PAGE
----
The Single-issue Voter: A birder’s look at Mitt Romney (R)
It’s that time again. As civic-minded individuals do, I’m oft interested in how the platforms of those running for president affect my life, that’s as a birder naturally. With so many candidates and elections still more than a year off I decided to do the work so you, dear reader(s), don’t have to. So here’s what I hope will be a regular look as those who would be birder-in-chief. Starting with the long-shots and working my way up so that you all will be prepared when the time comes to cast your ballot. This is the sixth of The Drinking Bird’s however many parts it takes series.
He’s the long-time frontrunner. The man running for president for the last six years. The once and future republican nomination for president and the immovable object to the rest of the field’s irresistible force. This is your Republican nominee friends. The others may make funny noises now and then, but the big money is behind Romney, and sooner or later the GOP primary voters are just going to have to hold their noses and take their Romney oil. The former governor of Massachusetts and seeming professional president runner-for has perhaps the most fascinating records of all of the contenders for the GOP nomination, because as governor of the Bay State, he had a pretty centrist environmental record. The sort of record that would be seen as “liberal” these days, so far to the right has the political center skewed in the last 30 years. In fact, back in the run-up to the 2008 election, when I looked then at the would-be presidents, I had this to say about old Mittingford Romney:
What’s so odd about all this is that as Governor of Massachusetts, Romney actually had a fair environmental record. He increased penalties and enforcement of the state’s anti-pollution laws, especially in response to the Buzzard Bay oil spill which impacted nearly 100 miles of Massachusetts coastline, killing over 400 seabirds and closing shellfish beds for a year. He teamed up with the EPA to provide beach water testing free of charge for over 60 communities. He regulated mercury emissions and even instigated a green communities initiative to encourage developers to use environmentally-friendly building techniques and smart growth development practices and make all that affordable for normal citizens. So what the hell, Mitt? Why isn’t any of this stuff on your national platform? You can’t even find it anywhere on your website.
What the hell, indeed. A quick jaunt over to this incarnation of his political website offers little more than the standard pablum about “increasing domestic production of energy” (never mind that US production is higher now than it’s been in nearly a decade) and “reducing the regulatory burden” (whatever that’s supposed to mean beyond reducing corporate culpability). The same complaining about green technology’s “failure in the marketplace” as if coal and oil and other traditional extractive industries don’t have the bejeesus subsidized out of them and everyone is operating on an even playing field. I do give Mittston points for at least mentioning renewable energy credits, even if it’s just in the context of focusing what little federal money he’d throw that direction in “basic research”, which, I don’t know what that means. Seems like we’re beyond that now, so that seems like a complete cop out to me. But the same could be said for the entire policy. Nothing but the same deluded thinking we’ve seen from the GOP on energy for the last couple decades and filled with half truths and outright lies. “The Obama Administration wages war against oil and coal“? A pathetic charge, indeed.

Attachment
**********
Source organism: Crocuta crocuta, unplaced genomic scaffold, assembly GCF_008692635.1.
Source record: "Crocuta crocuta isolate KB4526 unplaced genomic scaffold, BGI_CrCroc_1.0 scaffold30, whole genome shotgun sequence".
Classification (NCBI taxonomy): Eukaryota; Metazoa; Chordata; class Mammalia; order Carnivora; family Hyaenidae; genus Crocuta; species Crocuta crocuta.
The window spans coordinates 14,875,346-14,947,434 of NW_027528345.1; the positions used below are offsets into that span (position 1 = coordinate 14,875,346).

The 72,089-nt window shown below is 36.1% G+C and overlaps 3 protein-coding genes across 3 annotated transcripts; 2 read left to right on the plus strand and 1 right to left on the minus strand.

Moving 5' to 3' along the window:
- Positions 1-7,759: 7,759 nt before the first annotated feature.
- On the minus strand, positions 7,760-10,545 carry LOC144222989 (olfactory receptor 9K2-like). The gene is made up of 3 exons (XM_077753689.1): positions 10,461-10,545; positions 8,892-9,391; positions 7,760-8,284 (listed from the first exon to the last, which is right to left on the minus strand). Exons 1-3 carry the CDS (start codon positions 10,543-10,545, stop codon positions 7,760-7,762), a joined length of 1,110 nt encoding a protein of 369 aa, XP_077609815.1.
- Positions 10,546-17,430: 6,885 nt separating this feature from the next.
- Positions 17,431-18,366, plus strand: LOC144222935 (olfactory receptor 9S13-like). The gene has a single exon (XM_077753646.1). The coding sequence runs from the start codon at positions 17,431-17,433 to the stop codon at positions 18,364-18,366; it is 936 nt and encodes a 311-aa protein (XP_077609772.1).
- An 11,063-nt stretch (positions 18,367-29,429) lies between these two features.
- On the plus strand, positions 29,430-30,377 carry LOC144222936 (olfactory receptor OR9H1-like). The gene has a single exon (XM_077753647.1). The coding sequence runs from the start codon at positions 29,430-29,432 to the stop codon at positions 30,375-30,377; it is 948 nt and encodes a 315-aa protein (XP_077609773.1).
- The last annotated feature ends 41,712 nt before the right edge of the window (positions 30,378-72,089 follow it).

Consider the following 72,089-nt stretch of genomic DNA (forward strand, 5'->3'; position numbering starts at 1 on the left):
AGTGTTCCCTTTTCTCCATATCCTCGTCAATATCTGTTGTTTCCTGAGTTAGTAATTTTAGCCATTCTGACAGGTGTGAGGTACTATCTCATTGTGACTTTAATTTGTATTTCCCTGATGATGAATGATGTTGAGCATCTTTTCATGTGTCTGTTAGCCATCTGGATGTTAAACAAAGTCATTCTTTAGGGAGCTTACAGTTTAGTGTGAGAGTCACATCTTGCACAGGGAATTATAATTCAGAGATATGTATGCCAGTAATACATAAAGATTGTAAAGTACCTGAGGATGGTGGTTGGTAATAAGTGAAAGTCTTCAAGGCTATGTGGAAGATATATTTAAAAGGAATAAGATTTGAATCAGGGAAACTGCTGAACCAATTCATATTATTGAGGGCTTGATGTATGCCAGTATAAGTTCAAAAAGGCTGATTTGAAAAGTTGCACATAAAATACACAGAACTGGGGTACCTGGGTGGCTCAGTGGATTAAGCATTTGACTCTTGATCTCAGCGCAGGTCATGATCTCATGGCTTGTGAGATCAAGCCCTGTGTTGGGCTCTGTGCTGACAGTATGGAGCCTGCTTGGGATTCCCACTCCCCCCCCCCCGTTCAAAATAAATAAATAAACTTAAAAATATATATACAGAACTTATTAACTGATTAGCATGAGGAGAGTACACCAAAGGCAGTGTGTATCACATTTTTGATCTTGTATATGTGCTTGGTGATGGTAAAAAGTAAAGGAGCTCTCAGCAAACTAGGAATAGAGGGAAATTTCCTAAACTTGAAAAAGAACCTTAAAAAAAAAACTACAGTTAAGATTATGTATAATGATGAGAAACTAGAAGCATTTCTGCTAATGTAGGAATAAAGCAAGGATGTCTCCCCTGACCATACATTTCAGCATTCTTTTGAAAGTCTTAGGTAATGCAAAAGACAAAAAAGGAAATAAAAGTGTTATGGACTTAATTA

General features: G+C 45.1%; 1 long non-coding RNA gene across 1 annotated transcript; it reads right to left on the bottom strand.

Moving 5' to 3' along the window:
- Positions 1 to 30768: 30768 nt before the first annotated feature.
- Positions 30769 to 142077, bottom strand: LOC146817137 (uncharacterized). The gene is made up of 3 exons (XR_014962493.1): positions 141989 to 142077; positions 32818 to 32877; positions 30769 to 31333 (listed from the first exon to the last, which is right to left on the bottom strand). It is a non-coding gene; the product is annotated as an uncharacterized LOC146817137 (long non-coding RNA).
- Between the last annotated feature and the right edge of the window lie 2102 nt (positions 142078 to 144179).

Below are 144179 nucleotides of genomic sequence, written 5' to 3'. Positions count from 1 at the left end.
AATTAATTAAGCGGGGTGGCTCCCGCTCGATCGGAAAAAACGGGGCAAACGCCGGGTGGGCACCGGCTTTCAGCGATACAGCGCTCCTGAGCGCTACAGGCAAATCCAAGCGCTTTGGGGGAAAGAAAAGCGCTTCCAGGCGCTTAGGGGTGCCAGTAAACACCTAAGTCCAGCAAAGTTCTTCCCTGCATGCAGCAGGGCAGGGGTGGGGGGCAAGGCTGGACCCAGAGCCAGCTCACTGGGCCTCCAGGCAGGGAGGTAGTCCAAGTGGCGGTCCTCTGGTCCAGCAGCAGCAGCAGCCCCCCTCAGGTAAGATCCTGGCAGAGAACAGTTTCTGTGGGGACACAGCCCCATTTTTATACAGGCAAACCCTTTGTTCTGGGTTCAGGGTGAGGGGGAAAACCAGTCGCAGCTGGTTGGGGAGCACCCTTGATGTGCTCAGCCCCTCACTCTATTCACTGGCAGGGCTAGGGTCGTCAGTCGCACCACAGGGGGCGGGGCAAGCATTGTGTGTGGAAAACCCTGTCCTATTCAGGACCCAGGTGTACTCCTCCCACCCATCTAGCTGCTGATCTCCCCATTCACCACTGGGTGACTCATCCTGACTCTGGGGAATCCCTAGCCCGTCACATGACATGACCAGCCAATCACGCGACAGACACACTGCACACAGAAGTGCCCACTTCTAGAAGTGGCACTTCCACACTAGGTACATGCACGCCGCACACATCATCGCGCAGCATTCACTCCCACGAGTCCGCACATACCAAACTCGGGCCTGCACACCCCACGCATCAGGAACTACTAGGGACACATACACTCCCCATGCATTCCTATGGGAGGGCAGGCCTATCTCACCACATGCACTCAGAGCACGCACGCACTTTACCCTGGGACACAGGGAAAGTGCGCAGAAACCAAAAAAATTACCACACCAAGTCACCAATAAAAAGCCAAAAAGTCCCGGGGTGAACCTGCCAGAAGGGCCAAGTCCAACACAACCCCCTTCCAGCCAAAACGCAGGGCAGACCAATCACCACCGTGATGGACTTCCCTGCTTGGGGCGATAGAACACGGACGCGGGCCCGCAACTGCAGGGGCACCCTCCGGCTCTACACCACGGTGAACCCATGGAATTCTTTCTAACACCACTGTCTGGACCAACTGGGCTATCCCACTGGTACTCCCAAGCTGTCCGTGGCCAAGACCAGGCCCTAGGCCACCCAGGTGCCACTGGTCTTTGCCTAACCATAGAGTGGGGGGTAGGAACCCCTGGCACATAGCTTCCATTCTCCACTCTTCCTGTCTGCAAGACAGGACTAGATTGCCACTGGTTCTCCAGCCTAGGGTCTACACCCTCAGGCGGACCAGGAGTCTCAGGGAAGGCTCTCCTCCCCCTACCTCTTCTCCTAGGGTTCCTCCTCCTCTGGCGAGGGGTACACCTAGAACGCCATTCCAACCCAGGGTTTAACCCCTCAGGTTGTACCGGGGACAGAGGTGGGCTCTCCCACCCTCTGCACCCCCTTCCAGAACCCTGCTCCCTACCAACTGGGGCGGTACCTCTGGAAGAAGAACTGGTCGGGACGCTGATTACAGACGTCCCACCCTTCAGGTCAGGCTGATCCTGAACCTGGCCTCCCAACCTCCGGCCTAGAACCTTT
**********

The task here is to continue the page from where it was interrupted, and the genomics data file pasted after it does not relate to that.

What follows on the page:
It’s hard to reconcile this apparently belligerent Mittsy with the Governor that came before, you may as well be talking about two separate politicians. It’s these sort of obvious contrasting positions that have dogged Romney this entire campaign, and is less a statement on where his true opinions lie and more at the collection of lunatics and zealots that make up the Repuplican Party anymore. Any sort of reasonable policy positions, be they of conservation or environmental interest or otherwise, have been swamped by an ever more centrist Democratic party. The only ones left are the true believers, and those are the nutty few that Romney has to appeal to. And since Romney is an entirely political animal, willing to do whatever it takes to get where he wants to be, by the grace of the wingnuts goes he.
And I don’t know what more to say. So I’ll just let Romney himself close it out with some talk about public protected lands:
Unless there’s a valid, and legitimate, and compelling governmental purpose, I don’t know why the government owns so much of this land. So I haven’t studied it, what the purpose is of the land, so I don’t want to say, “Oh, I’m about to hand it over.” But where government ownership of land is designed to satisfy, let’s say, the most extreme environmentalists, from keeping a population from developing their coal, their gold, their other resources for the benefit of the state, I would find that to be unacceptable.